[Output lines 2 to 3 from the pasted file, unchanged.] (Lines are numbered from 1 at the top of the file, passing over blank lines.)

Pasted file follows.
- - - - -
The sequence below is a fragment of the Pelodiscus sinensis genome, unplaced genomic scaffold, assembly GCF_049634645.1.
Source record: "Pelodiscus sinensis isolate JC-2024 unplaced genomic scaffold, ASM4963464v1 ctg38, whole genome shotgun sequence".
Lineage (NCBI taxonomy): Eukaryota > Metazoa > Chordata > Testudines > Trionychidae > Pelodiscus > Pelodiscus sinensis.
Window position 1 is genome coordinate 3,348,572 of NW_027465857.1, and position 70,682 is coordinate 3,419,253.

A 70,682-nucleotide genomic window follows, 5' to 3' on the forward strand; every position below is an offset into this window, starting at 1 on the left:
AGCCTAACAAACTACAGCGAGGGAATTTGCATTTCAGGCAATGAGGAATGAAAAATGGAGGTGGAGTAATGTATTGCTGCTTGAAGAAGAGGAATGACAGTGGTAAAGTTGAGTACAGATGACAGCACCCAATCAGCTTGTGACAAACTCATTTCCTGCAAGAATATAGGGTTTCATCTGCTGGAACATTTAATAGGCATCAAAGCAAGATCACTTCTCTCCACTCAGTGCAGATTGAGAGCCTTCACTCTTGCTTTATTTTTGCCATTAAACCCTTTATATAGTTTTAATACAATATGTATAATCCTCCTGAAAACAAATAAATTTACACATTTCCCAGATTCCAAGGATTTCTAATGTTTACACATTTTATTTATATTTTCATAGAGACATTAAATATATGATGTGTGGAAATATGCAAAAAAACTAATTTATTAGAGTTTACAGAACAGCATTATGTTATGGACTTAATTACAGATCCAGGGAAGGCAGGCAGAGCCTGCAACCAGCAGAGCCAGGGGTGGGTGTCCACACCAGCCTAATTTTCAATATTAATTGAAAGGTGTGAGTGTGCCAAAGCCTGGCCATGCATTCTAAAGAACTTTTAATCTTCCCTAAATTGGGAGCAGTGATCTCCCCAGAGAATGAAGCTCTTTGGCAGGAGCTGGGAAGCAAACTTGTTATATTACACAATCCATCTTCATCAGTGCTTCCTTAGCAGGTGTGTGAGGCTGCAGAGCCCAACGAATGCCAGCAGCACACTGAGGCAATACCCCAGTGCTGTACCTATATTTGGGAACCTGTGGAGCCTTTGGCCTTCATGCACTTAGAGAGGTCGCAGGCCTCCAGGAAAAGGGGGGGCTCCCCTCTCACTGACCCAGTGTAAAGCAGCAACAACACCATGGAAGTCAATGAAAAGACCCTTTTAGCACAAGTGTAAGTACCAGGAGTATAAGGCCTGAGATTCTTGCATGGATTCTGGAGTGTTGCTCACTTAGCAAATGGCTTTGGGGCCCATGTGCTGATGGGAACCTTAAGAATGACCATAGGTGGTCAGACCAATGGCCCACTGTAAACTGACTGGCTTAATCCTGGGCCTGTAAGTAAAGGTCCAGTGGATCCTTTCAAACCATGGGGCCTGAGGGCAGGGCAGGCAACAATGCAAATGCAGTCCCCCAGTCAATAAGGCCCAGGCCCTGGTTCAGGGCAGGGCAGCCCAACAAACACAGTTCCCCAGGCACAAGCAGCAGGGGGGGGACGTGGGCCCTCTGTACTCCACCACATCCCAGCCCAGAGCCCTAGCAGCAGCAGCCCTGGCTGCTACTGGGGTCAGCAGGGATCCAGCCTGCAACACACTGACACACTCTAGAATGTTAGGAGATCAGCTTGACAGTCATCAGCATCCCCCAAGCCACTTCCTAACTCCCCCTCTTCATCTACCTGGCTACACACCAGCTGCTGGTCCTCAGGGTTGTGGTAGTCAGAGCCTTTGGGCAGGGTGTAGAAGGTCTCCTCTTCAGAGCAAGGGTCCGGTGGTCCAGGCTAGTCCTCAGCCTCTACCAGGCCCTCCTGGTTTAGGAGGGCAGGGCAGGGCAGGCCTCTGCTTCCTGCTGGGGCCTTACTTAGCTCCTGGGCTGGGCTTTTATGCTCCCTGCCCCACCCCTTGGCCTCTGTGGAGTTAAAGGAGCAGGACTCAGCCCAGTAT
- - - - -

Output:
Source record: "Pelodiscus sinensis isolate JC-2024 unplaced genomic scaffold, ASM4963464v1 ctg38, whole genome shotgun sequence".
Lineage (NCBI taxonomy): Eukaryota > Metazoa > Chordata > Testudines > Trionychidae > Pelodiscus > Pelodiscus sinensis.